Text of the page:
Since the first computer was built, businesses and consumers have enjoyed a progression toward simpler and more intimate interactions with technology. Professors wielding punch cards gradually gave way to business people brandishing PCs and, more recently, mobile and wearable devices. In a sense, the connection to the digital world has been mediated through a series of ever-shrinking rectangular screens. Networking and computational advancements have led users to constantly switch back and forth between their devices and physical reality. Now, as technologists recognize that screens can’t keep shrinking forever, the paradigm is shifting again, toward interfaces that take us through the glass and into immersive virtual experiences, including the digital world known as the metaverse.
While the term metaverse was coined in 1992, and virtual worlds have been popular in online games over the past two decades, a marked shift has occurred in recent years. The proliferation of affordable augmented and virtual reality (AR/VR) technology and the cultural shift brought on by the COVID-19 pandemic have catalyzed the acceptance and importance of digital worlds as viable places for human connection. In addition, architectural challenges that slowed previous incarnations of immersive spaces, such as Second Life, have since been partially mitigated by the elasticity of cloud computing.1
Businesses have also doubled down on virtual worlds, with tens of billions in venture capital investment in the past year, and analysts estimating a US$800 billion market by2024.2 Despite the hyperbole around the metaverse, leaders should consider it not as a diminished proxy for in-person experiences but instead as an enriched alternative to email, text chat, and heads in square boxes. In other words, the metaverse is best thought of as a more immersive incarnation of the internet itself: “internet plus” as opposed to “reality minus.”
Over the next couple of years, virtual interfaces will likely continue to graduate from tech to toy to tool as companies build business models around the capabilities afforded by an “unlimited reality.”3 Innovative companies are likely to reduce costs, increase customer engagement, and pioneer entirely new offerings for a piece of the budding market. Investing in technologies such as edge computing and AR/VR devices may become table stakes, so intentional, strategic adoption will be crucial.
Consider the metaverse use case that has defined the market up to now: gaming. The entire digital gaming industry is expected to surpass US$220 billion in revenue in 2023, more than streaming video, digital music, and e-books combined.4 Specifically, the online gaming industry is poised to exceed US$26 billion in 2023,5 boasting an audience of 1.1 billion gamers.6 Crucially, these gamers often gather online not just for gameplay but for the social and commercial possibilities offered by the immersive internet.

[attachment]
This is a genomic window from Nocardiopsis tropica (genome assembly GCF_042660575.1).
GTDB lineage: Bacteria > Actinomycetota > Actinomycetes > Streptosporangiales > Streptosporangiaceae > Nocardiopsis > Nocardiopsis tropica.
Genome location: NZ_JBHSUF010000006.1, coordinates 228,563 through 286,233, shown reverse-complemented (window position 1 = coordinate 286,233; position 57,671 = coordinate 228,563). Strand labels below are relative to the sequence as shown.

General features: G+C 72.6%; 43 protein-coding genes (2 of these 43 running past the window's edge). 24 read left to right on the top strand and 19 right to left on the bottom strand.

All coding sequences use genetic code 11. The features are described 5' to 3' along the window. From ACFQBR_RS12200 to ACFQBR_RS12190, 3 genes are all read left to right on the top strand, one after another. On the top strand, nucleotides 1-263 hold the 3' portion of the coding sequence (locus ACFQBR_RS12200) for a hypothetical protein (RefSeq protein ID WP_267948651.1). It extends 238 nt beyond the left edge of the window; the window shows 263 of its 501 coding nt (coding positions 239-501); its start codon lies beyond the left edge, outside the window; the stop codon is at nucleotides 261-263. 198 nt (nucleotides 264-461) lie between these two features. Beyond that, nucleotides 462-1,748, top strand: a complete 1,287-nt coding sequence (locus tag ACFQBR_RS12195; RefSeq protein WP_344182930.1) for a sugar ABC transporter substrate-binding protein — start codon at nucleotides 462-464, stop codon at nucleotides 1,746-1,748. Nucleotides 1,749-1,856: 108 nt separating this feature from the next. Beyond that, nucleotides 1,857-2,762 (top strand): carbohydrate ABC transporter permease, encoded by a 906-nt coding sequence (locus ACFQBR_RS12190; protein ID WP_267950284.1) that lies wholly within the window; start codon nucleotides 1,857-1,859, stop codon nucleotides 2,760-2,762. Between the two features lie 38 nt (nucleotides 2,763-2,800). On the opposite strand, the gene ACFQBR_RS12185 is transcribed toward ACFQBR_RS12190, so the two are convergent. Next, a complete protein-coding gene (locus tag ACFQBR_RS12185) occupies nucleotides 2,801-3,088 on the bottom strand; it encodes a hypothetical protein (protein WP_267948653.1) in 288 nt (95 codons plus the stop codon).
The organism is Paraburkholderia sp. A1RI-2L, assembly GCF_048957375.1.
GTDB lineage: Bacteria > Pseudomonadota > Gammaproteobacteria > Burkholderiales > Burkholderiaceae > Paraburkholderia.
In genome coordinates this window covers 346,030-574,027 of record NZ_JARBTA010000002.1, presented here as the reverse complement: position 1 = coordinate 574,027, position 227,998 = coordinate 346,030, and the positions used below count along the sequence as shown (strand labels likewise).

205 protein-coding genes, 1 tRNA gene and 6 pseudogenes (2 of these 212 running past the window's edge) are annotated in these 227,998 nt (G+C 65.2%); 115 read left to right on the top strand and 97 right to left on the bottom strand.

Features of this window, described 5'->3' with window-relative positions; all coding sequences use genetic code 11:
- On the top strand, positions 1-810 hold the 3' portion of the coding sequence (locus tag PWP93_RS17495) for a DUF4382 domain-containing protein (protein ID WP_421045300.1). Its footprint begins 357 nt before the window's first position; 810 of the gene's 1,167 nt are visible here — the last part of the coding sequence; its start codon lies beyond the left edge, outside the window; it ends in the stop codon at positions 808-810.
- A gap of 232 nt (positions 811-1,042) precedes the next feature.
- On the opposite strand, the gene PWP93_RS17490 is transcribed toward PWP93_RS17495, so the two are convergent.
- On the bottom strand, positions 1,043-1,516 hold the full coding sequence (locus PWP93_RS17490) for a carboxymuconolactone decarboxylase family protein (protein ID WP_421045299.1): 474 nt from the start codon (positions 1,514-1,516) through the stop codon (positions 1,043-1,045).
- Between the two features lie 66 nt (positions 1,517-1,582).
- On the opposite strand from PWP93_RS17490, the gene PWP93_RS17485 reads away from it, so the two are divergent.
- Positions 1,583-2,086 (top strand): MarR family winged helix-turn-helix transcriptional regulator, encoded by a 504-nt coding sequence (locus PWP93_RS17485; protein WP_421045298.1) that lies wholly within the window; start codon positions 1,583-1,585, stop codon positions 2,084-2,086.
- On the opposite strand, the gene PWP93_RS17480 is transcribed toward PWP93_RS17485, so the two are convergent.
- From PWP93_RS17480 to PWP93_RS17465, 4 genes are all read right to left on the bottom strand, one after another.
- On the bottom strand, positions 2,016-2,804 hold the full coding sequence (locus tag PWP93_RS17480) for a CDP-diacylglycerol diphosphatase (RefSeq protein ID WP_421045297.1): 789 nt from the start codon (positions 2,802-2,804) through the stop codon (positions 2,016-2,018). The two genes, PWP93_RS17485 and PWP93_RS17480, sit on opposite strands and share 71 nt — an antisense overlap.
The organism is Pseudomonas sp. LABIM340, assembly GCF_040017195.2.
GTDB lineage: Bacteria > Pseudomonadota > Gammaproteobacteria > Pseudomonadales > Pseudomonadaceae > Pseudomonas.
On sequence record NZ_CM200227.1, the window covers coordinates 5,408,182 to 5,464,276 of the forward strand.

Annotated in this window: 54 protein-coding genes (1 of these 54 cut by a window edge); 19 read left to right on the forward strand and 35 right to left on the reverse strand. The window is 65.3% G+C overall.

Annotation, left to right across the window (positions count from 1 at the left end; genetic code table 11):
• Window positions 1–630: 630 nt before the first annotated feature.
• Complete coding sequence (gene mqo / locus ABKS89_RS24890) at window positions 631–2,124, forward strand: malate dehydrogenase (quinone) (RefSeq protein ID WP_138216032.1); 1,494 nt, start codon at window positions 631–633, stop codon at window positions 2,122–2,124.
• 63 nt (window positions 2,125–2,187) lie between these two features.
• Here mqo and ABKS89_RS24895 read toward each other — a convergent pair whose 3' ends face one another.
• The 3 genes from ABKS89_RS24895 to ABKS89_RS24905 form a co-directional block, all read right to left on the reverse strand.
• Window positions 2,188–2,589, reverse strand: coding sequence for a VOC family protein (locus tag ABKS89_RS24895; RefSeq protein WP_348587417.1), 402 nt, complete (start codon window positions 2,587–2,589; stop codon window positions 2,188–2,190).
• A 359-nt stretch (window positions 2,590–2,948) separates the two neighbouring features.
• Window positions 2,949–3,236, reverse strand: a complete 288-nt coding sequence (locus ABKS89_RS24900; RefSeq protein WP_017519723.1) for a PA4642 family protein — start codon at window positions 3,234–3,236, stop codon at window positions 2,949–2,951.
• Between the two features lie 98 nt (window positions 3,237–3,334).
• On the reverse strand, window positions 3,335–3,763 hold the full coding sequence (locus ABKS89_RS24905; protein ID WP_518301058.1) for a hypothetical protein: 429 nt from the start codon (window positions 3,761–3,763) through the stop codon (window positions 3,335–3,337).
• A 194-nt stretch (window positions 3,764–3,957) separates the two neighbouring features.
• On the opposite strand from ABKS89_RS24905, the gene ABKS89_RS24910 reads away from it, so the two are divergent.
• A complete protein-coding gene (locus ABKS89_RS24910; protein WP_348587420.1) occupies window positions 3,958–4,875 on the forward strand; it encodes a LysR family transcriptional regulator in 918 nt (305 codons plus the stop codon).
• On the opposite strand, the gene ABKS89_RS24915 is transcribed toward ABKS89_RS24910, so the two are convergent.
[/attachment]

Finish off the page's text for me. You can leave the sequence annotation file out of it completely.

About a quarter of US gamers have attended an in-game event in the last year: The Fortnite concerts of Ariana Grande and Charlie Puth attracted millions of players.7 A striking 82% of those attending live in-game events also made a purchase because of the event, either in the form of digital goods or physical merchandise.8 In fact, luxury brand Gucci made news for selling a virtual handbag in the game Roblox for US$800 more than its real-world price.9 Such figures are emphatic proof that the economy of the immersive internet mirrors the physical world: Brands can charge a premium for providing a unique experience or signaling value to other consumers. Considering these market opportunities in existing digital worlds, brands across industries can invest now to meet today's customers where they already are.
Whether through gaming or other means, 25% of consumers could be spending at least one hour in the metaverse each day by 2026, while 30% of businesses are estimated to have products and services ready.10 By the time the metaverse becomes a full-blown enterprise norm, a sound strategy could make the difference between winners and losers in the burgeoning market.
The entire digital gaming industry is expected to surpass US$220 billion in revenue in 2023, more than streaming video, digital music, and e-books combined.
As enterprise use cases for immersive experiences emerge, those looking to create an adoption plan should consider history as their guide. By studying the adoption of the internet during the dot-com boom, businesses might better predict how to move forward into the metaverse. While some will seek to grow new streams of revenue through mixed-reality experiences and engagement for consumers, others may focus on optimizing operations through enterprise simulations and augmented workforce experiences (figure 1).
Companies that have used the existing internet primarily to promote their products and services will likely continue to be promoters in the metaverse. Instead of a banner ad in the middle of the article they’re reading, consumers may see interactive billboards while taking a stroll in the metaverse or enter a virtual storefront like those set up by Ralph Lauren.11 Companies in this category may not consider the metaverse a core part of their product model but a way to engage consumers as the technology becomes more prevalent.